Obama's Talk Show Advantage Is No Idle Chatter

By Howard Kurtz
Washington Post Staff Writer
Monday, November 3, 2008

The presidential candidates have made it through a two-year media maze that at times dwelled on cleavage, cackling, Paris Hilton, lipstick, haircuts, houses, preachers, pregnancy, flag pins, witchcraft, designer wardrobes and Joe Wurzelbacher.

As they head toward tomorrow's verdict, Barack Obama, John McCain and their running mates have survived hundreds of interviews, from Sunday morning grillings to Sarah Palin's close encounters with Katie Couric and Charlie Gibson.

But daytime and late-night shows have been an underrated factor in this campaign, and an undeniable advantage for Obama. Ellen DeGeneres, David Letterman and panelists on "The View" all confronted McCain, while Obama has basically joked and danced his way through such appearances, including a "Daily Show" stint last week in which Jon Stewart asked him about "the whole socialism/Marxist thing." If anyone doubts there is a liberal entertainment establishment, it has been vividly on display.

What's different this year is that the softer shows have often made hard news, perhaps out of a desire to be taken more seriously, or at least to generate headlines.

"We had a greater impact than any daytime show has ever had on an election," says Bill Geddie, executive producer of "The View." "Daytime is about keeping it light, keeping it fun, and we said, 'Let's go the other way. Let's talk about real stuff.' "

McCain seemed to enjoy making a final pitch on "Saturday Night Live" over the weekend with Tina Fey reprising her role as his running mate. But it hasn't all been fair-and-balanced territory. "Anyone can watch the shows and see how Barack Obama and John McCain were treated and see the contrast. It's as plain as day," McCain spokesman Michael Goldfarb says.

The Democratic nominee's campaign doesn't minimize the importance of such programs. "We make every effort to meet and talk to voters where they are, and that's not just targeting the evening newscasts," spokesman Bill Burton says. "Barack Obama is one guy all the time, whether he's talking to Brian Williams or Tyra Banks."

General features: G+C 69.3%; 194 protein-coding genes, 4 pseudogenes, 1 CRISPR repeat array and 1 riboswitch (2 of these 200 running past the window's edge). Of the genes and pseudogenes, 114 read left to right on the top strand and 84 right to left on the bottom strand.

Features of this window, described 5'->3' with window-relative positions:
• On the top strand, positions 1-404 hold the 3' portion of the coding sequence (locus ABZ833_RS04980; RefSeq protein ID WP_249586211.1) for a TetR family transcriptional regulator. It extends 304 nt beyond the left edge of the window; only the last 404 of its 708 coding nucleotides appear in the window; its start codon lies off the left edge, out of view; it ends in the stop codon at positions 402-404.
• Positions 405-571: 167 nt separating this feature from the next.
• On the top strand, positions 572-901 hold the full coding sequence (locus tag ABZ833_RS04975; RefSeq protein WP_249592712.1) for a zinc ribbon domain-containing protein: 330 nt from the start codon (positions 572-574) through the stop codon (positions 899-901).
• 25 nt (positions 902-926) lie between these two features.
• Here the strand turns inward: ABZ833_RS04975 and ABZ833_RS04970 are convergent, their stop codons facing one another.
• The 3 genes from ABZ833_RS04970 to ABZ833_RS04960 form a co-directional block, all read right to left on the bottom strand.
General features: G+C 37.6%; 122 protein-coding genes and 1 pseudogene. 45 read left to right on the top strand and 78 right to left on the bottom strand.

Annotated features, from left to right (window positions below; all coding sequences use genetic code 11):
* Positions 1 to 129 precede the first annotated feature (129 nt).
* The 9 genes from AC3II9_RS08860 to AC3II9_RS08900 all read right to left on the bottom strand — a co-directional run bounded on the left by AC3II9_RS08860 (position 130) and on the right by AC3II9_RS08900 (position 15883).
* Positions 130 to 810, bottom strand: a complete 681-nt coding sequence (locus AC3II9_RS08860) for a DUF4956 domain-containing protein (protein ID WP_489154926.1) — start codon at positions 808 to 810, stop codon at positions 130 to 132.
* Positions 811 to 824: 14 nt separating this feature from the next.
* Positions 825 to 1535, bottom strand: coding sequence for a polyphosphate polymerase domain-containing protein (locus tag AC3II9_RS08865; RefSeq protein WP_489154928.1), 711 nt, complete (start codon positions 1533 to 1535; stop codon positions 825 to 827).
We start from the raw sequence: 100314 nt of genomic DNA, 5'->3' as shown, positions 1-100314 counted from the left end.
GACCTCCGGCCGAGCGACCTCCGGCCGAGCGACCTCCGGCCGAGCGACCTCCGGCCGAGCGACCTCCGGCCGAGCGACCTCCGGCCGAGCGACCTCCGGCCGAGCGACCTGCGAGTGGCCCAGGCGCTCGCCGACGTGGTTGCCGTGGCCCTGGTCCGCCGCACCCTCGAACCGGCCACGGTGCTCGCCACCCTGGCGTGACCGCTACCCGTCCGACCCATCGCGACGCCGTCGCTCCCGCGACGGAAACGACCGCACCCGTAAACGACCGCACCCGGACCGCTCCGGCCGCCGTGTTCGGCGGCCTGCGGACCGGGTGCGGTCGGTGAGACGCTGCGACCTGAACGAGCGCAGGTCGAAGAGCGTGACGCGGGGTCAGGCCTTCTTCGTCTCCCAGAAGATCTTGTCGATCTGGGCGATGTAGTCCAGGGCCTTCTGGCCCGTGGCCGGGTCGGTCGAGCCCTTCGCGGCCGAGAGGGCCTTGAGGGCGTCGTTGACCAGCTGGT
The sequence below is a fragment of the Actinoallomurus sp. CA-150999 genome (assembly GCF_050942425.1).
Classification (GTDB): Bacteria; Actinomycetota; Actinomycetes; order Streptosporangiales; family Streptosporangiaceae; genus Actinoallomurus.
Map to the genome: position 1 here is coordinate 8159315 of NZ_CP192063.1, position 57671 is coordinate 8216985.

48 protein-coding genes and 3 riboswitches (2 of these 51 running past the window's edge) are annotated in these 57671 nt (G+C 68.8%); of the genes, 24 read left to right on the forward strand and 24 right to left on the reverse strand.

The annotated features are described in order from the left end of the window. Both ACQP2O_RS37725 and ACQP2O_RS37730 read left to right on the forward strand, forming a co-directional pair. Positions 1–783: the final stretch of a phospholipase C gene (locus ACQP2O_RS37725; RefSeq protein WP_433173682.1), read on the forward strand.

Phil Singer, a former spokesman for Hillary Rodham Clinton, says the chat shows are a key weapon in the communications arsenal. "Before each primary election day, we'd try to schedule her on as many of these shows as possible," he says. "You'd try to get her on the Letterman show or 'Access Hollywood.' It gave people a chance to see a different side of her. We were at a financial disadvantage, and these shows command huge audiences."

It was considered daring -- some even said unpresidential -- when Bill Clinton played the sax for Arsenio Hall and schmoozed with Larry King during the 1992 campaign. Now working that circuit is as mandatory as gobbling corn dogs at county fairs.

When Obama appeared on "Ellen" 10 days ago, the host challenged him: "Michelle was on the show, and she was talking some smack about your moves." The senator from Illinois responded, "I am a better dancer than John McCain."

But when McCain was a guest last spring, DeGeneres chided him on the issue of gay marriage, saying, "It just seems like there is this old way of thinking that we are not all the same." McCain awkwardly responded that "we just have a disagreement" and wished her "every happiness." Both McCain and Obama oppose gay marriage to varying degrees.

The contrast was equally striking on "The View." When Obama chatted up the ladies in March, ABC newswoman Barbara Walters told him: "Maybe we shouldn't say this. We thought you were very sexy."

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